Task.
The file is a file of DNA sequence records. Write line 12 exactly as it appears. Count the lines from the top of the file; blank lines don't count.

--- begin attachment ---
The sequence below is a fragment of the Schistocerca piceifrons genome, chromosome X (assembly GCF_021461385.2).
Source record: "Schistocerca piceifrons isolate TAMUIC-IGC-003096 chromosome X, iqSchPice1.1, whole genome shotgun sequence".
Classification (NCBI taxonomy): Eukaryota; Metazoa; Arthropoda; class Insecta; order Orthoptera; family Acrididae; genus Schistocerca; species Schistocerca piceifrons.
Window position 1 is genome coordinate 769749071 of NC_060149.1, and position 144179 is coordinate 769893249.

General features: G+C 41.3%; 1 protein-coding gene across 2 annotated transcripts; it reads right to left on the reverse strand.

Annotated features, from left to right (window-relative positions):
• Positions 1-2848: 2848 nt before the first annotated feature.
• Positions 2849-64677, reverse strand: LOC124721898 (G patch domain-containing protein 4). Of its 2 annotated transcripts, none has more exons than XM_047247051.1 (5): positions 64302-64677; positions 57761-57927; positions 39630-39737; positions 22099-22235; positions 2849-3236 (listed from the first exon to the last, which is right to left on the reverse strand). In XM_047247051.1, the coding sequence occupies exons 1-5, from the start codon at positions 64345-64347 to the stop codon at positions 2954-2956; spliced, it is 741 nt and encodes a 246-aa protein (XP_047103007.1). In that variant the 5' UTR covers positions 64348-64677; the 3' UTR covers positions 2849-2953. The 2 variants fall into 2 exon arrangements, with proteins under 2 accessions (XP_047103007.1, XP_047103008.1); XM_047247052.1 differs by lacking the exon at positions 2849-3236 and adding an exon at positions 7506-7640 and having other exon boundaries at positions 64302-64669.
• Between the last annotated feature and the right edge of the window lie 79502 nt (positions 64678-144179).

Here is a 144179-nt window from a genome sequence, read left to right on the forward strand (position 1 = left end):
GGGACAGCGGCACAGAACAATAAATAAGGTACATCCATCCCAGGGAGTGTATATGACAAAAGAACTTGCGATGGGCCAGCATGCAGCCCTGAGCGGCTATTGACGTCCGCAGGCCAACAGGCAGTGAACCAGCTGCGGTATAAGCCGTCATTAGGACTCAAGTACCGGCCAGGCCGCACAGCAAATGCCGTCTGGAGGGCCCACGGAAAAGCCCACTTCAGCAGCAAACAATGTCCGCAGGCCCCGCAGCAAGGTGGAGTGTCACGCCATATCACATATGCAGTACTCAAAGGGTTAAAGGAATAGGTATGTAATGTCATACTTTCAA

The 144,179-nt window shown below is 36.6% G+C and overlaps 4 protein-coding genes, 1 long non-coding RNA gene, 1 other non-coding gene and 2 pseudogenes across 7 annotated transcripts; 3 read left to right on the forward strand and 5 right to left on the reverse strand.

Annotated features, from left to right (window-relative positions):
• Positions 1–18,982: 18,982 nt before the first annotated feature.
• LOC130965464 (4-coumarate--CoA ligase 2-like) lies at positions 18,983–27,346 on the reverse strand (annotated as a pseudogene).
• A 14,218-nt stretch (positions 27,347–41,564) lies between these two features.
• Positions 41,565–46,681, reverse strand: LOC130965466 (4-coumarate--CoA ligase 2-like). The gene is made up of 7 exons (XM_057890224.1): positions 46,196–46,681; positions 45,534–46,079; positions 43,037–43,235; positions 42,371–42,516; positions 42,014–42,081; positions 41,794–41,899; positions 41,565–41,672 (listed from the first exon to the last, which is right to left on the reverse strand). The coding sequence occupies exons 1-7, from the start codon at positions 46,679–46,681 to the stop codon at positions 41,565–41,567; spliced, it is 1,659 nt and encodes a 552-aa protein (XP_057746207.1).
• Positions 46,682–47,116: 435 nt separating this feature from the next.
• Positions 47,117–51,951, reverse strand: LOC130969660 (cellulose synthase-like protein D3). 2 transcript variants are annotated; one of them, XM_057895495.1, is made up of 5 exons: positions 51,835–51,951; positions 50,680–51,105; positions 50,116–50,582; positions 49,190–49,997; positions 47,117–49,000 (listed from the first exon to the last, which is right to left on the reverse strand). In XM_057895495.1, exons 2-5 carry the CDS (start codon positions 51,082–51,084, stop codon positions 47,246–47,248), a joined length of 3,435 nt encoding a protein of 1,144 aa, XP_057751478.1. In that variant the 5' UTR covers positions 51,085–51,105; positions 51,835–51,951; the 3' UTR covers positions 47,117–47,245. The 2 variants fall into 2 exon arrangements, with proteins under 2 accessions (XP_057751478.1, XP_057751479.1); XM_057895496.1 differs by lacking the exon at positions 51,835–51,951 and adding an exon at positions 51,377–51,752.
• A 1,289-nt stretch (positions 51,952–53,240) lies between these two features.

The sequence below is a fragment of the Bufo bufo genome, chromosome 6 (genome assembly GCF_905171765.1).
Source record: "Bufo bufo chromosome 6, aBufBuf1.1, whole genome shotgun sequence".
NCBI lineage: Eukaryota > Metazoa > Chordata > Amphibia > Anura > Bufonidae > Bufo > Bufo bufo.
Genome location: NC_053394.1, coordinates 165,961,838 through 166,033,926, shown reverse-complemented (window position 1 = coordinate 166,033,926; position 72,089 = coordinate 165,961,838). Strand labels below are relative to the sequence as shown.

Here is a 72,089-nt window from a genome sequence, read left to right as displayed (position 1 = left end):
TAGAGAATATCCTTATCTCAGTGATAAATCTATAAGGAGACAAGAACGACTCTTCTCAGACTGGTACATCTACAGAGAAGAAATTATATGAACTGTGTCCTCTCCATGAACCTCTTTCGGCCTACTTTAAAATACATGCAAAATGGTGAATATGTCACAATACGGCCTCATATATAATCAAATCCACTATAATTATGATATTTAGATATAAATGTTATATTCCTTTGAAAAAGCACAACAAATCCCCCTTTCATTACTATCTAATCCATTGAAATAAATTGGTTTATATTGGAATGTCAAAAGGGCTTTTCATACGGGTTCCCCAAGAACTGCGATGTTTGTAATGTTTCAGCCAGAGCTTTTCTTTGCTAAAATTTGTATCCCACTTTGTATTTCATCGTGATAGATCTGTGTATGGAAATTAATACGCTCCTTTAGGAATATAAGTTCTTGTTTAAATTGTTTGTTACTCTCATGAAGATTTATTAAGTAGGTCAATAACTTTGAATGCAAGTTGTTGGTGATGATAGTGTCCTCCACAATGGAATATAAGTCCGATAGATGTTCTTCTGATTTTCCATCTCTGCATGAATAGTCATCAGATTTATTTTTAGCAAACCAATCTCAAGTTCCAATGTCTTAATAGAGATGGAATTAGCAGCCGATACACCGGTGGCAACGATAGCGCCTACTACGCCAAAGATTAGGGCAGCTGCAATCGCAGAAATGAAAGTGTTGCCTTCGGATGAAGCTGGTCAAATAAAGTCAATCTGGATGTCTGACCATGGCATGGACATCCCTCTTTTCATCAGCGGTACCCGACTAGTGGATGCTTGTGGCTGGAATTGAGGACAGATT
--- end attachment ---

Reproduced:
The 144,179-nt window shown below is 36.6% G+C and overlaps 4 protein-coding genes, 1 long non-coding RNA gene, 1 other non-coding gene and 2 pseudogenes across 7 annotated transcripts; 3 read left to right on the forward strand and 5 right to left on the reverse strand.